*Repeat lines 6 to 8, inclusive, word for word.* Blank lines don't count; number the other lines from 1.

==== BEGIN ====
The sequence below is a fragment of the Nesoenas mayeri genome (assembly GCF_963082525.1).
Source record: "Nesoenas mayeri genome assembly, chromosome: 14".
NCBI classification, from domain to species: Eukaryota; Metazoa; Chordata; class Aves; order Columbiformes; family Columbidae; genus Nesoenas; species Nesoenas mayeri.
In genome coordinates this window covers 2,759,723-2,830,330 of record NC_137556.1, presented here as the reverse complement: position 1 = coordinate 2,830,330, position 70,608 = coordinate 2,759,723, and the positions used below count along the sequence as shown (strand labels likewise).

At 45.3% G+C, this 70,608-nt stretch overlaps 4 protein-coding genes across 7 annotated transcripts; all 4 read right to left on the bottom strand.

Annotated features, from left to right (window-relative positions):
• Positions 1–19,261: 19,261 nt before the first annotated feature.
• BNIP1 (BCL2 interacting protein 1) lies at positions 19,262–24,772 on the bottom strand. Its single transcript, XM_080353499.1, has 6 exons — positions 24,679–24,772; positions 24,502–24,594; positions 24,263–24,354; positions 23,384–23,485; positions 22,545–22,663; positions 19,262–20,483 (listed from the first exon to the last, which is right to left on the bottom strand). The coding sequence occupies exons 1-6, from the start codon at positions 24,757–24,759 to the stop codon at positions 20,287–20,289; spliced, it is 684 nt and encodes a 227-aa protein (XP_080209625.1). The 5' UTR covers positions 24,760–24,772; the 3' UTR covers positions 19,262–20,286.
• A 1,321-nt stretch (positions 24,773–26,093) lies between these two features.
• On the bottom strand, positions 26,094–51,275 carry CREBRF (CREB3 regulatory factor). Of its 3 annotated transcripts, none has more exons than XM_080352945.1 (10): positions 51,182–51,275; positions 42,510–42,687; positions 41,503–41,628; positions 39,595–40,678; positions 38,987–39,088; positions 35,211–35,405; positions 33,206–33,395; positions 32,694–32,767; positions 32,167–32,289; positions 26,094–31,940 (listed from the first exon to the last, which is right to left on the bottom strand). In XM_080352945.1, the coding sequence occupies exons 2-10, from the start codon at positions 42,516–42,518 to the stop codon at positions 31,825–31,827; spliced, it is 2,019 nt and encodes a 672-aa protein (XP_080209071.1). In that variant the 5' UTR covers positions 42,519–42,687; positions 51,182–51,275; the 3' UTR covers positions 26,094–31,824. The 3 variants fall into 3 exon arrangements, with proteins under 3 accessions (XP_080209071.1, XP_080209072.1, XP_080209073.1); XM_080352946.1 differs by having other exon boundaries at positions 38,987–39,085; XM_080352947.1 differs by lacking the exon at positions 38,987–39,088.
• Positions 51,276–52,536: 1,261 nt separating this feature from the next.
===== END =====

Annotated features, from left to right (window-relative positions):
• Positions 1–19,261: 19,261 nt before the first annotated feature.
• BNIP1 (BCL2 interacting protein 1) lies at positions 19,262–24,772 on the bottom strand. Its single transcript, XM_080353499.1, has 6 exons — positions 24,679–24,772; positions 24,502–24,594; positions 24,263–24,354; positions 23,384–23,485; positions 22,545–22,663; positions 19,262–20,483 (listed from the first exon to the last, which is right to left on the bottom strand). The coding sequence occupies exons 1-6, from the start codon at positions 24,757–24,759 to the stop codon at positions 20,287–20,289; spliced, it is 684 nt and encodes a 227-aa protein (XP_080209625.1). The 5' UTR covers positions 24,760–24,772; the 3' UTR covers positions 19,262–20,286.